Choosing the right crate will make dog transport and other pet travel much simpler. Your animal will be safe and secure, and having an IATA-approved crate will prevent denials and delays at the check-in counter. Pet travel policies usually are standard among airlines but each airline may have slightly different standards on crates, so check with them beforehand. As a general rule, however, your crate should meet all of the following general requirements:

Materials: Airline-approved materials for pet shipping crates must be rigid, sturdy and solid. Fiberglass, metal, rigid plastic and metal mesh are, in general, all approved for animal transportation. Solid wood is also accepted by many airlines, but some will refuse it, so it is important to check beforehand.

Size: You carrier should be just large enough for your pet to sit down, stand up, turn around and lie back down without touching the sides. has a helpful guide for measuring your pet’s physical dimensions and converting them into a standard crate size.

Door and Sides: Crate doors must latch securely with spring-loaded latches, and the latch pins must extend 5/8 in. beyond the horizontal protrusions located above and below the door. It is also strongly recommended that you use a crate with a metal door and steel hardware. Make sure that the door is nose- and paw- proof to prevent injury to your pet. We also suggest that you secure the corners of the door with cable ties.

In addition to being made of sturdy, airline-approved material, the sides should be well-ventilated and should not be collapsible. It is required that two sides have ventilation for domestic flights and that four sides have ventilation for international flights. We recommend that you choose a crate with a solid roof—no top door or ventilation. There should also be handles on the long sides of the crate.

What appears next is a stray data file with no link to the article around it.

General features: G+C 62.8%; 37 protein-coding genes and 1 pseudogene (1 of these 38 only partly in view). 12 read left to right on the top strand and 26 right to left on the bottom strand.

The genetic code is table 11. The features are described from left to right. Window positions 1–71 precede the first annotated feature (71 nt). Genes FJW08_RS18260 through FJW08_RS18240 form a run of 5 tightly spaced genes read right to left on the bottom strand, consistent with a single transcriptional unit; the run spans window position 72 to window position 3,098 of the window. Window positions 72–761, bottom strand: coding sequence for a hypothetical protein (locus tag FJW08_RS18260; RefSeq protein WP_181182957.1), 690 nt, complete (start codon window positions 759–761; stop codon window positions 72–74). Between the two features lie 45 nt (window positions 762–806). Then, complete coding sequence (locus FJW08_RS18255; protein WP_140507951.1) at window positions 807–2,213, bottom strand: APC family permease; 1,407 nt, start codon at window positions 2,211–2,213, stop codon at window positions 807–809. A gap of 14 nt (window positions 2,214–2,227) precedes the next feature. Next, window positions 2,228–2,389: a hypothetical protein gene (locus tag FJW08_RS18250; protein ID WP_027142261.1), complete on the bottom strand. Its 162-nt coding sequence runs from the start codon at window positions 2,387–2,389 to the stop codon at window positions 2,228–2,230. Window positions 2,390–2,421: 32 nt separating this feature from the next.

Interior: The crate should have a solid, leak-proof bottom and no interior protrusions or handles that could bump and injure your pet. Cover the bottom with a layer of absorbent cloth (such as training pads) and secure food and water bowls to the inside of the front door where they can be refilled without opening the crate. Do not include any hard toys or other objects that could hurt your animal while they are in transport.

Labels: Make a label with your pet’s name and your home and cell phone numbers, the destination address and phone number, emergency contact information, your pet’s medical conditions and nutritional needs (if any) and a recent picture of your pet. Laminate the label and attach it to the crate with duct tape. Attach medical and travel documents, as well, and attach a leash to the outside if you can.

We recommend that you purchase your crate a few months in advance of your flight so you can train your pet to get used to being in it for long periods of time. If you need help, Animals Away can help you select the proper crate and offer more useful advice on how to prepare your pet for travel.